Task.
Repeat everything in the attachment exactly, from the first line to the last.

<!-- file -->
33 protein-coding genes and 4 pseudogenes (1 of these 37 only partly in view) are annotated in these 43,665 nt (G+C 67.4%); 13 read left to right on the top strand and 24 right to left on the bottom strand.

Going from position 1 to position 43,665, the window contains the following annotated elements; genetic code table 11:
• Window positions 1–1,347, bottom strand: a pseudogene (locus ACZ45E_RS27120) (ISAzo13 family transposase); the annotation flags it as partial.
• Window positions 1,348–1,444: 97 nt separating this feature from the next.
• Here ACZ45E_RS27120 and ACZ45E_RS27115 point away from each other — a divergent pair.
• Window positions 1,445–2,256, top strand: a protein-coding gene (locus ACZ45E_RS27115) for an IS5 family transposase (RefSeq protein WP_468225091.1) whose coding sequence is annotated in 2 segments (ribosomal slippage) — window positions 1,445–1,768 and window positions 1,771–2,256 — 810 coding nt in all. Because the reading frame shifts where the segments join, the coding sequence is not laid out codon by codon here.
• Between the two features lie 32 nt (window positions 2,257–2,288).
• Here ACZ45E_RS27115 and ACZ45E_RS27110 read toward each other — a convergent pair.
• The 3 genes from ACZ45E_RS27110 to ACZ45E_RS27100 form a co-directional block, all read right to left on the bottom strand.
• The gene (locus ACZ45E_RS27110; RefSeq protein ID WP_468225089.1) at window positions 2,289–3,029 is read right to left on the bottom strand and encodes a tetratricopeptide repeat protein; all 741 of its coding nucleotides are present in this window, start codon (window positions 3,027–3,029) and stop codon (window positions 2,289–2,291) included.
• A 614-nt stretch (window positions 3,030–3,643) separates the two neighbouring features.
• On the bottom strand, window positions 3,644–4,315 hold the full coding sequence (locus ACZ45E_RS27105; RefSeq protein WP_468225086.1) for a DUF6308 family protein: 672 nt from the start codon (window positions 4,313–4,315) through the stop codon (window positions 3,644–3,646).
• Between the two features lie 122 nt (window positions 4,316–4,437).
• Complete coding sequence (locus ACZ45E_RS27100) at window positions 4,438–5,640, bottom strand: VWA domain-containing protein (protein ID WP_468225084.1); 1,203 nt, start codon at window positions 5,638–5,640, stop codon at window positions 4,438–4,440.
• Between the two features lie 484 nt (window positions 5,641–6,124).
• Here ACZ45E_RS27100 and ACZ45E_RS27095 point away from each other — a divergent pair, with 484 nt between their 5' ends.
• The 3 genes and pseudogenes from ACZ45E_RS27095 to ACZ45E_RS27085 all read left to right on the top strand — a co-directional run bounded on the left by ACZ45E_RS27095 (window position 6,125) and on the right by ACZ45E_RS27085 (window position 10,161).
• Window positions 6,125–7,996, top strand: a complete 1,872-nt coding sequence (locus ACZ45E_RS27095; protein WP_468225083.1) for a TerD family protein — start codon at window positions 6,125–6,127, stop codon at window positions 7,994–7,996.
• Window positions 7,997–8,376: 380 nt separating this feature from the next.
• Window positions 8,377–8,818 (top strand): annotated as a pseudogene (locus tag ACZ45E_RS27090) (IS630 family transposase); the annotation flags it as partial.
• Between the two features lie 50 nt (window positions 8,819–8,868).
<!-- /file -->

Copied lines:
33 protein-coding genes and 4 pseudogenes (1 of these 37 only partly in view) are annotated in these 43,665 nt (G+C 67.4%); 13 read left to right on the top strand and 24 right to left on the bottom strand.

Going from position 1 to position 43,665, the window contains the following annotated elements; genetic code table 11:
• Window positions 1–1,347, bottom strand: a pseudogene (locus ACZ45E_RS27120) (ISAzo13 family transposase); the annotation flags it as partial.
• Window positions 1,348–1,444: 97 nt separating this feature from the next.
• Here ACZ45E_RS27120 and ACZ45E_RS27115 point away from each other — a divergent pair.
• Window positions 1,445–2,256, top strand: a protein-coding gene (locus ACZ45E_RS27115) for an IS5 family transposase (RefSeq protein WP_468225091.1) whose coding sequence is annotated in 2 segments (ribosomal slippage) — window positions 1,445–1,768 and window positions 1,771–2,256 — 810 coding nt in all. Because the reading frame shifts where the segments join, the coding sequence is not laid out codon by codon here.
• Between the two features lie 32 nt (window positions 2,257–2,288).
• Here ACZ45E_RS27115 and ACZ45E_RS27110 read toward each other — a convergent pair.
• The 3 genes from ACZ45E_RS27110 to ACZ45E_RS27100 form a co-directional block, all read right to left on the bottom strand.
• The gene (locus ACZ45E_RS27110; RefSeq protein ID WP_468225089.1) at window positions 2,289–3,029 is read right to left on the bottom strand and encodes a tetratricopeptide repeat protein; all 741 of its coding nucleotides are present in this window, start codon (window positions 3,027–3,029) and stop codon (window positions 2,289–2,291) included.
• A 614-nt stretch (window positions 3,030–3,643) separates the two neighbouring features.
• On the bottom strand, window positions 3,644–4,315 hold the full coding sequence (locus ACZ45E_RS27105; RefSeq protein WP_468225086.1) for a DUF6308 family protein: 672 nt from the start codon (window positions 4,313–4,315) through the stop codon (window positions 3,644–3,646).
• Between the two features lie 122 nt (window positions 4,316–4,437).
• Complete coding sequence (locus ACZ45E_RS27100) at window positions 4,438–5,640, bottom strand: VWA domain-containing protein (protein ID WP_468225084.1); 1,203 nt, start codon at window positions 5,638–5,640, stop codon at window positions 4,438–4,440.
• Between the two features lie 484 nt (window positions 5,641–6,124).
• Here ACZ45E_RS27100 and ACZ45E_RS27095 point away from each other — a divergent pair, with 484 nt between their 5' ends.
• The 3 genes and pseudogenes from ACZ45E_RS27095 to ACZ45E_RS27085 all read left to right on the top strand — a co-directional run bounded on the left by ACZ45E_RS27095 (window position 6,125) and on the right by ACZ45E_RS27085 (window position 10,161).
• Window positions 6,125–7,996, top strand: a complete 1,872-nt coding sequence (locus ACZ45E_RS27095; protein WP_468225083.1) for a TerD family protein — start codon at window positions 6,125–6,127, stop codon at window positions 7,994–7,996.
• Window positions 7,997–8,376: 380 nt separating this feature from the next.
• Window positions 8,377–8,818 (top strand): annotated as a pseudogene (locus tag ACZ45E_RS27090) (IS630 family transposase); the annotation flags it as partial.
• Between the two features lie 50 nt (window positions 8,819–8,868).